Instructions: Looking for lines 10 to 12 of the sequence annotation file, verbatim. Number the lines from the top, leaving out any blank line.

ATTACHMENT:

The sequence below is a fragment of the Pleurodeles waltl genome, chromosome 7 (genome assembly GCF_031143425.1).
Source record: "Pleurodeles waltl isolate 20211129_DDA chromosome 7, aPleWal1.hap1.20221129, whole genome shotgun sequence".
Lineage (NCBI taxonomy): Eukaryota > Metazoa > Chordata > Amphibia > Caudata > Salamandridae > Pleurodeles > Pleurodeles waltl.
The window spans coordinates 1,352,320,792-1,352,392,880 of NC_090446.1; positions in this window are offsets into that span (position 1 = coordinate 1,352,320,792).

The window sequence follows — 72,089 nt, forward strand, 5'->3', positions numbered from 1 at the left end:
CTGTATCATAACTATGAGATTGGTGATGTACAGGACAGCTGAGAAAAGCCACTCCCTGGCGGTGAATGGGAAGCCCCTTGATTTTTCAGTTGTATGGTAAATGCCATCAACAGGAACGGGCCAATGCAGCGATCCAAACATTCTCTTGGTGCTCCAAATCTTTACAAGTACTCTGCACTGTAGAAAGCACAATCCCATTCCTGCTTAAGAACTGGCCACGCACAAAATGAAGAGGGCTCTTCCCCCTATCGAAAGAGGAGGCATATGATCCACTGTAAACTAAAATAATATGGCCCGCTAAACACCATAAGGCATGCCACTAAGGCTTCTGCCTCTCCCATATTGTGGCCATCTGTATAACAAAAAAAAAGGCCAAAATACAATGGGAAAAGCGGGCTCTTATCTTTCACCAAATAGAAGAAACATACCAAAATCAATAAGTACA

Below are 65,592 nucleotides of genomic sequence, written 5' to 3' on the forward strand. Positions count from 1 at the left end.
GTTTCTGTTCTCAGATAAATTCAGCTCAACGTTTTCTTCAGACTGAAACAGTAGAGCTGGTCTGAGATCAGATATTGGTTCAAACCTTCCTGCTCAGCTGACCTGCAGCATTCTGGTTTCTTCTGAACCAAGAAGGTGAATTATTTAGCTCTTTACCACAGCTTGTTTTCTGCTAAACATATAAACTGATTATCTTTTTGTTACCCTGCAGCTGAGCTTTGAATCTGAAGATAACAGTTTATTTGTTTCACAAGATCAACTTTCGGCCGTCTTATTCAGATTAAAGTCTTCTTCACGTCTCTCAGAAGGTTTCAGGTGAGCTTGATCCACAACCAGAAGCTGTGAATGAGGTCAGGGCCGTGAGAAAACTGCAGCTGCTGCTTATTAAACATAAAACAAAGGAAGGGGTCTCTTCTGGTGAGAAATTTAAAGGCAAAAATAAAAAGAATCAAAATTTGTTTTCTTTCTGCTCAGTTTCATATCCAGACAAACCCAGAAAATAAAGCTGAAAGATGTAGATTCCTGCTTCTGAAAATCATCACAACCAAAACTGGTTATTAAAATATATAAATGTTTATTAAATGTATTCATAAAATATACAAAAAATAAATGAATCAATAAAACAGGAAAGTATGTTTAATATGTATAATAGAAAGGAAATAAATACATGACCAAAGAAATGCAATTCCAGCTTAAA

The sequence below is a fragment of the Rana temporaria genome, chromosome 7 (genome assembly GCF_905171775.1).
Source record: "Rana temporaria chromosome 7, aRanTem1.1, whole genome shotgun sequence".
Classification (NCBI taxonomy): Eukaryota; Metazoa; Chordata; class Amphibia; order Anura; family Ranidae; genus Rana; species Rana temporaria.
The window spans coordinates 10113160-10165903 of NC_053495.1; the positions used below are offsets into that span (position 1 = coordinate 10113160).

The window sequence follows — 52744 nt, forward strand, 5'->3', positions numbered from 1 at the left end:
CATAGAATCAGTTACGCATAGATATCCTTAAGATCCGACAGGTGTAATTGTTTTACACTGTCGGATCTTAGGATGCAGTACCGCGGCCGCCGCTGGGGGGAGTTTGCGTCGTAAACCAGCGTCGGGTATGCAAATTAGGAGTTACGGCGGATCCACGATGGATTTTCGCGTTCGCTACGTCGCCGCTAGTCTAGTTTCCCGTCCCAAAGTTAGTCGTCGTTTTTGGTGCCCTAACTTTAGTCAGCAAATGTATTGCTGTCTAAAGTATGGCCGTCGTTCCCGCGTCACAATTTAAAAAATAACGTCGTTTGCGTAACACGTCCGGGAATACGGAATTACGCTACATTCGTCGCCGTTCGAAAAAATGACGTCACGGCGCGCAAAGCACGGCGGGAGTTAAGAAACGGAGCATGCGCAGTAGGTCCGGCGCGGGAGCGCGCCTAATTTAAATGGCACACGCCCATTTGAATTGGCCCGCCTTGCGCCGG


Source record: "Rana temporaria chromosome 7, aRanTem1.1, whole genome shotgun sequence".
Classification (NCBI taxonomy): Eukaryota; Metazoa; Chordata; class Amphibia; order Anura; family Ranidae; genus Rana; species Rana temporaria.
The window spans coordinates 10113160-10165903 of NC_053495.1; the positions used below are offsets into that span (position 1 = coordinate 10113160).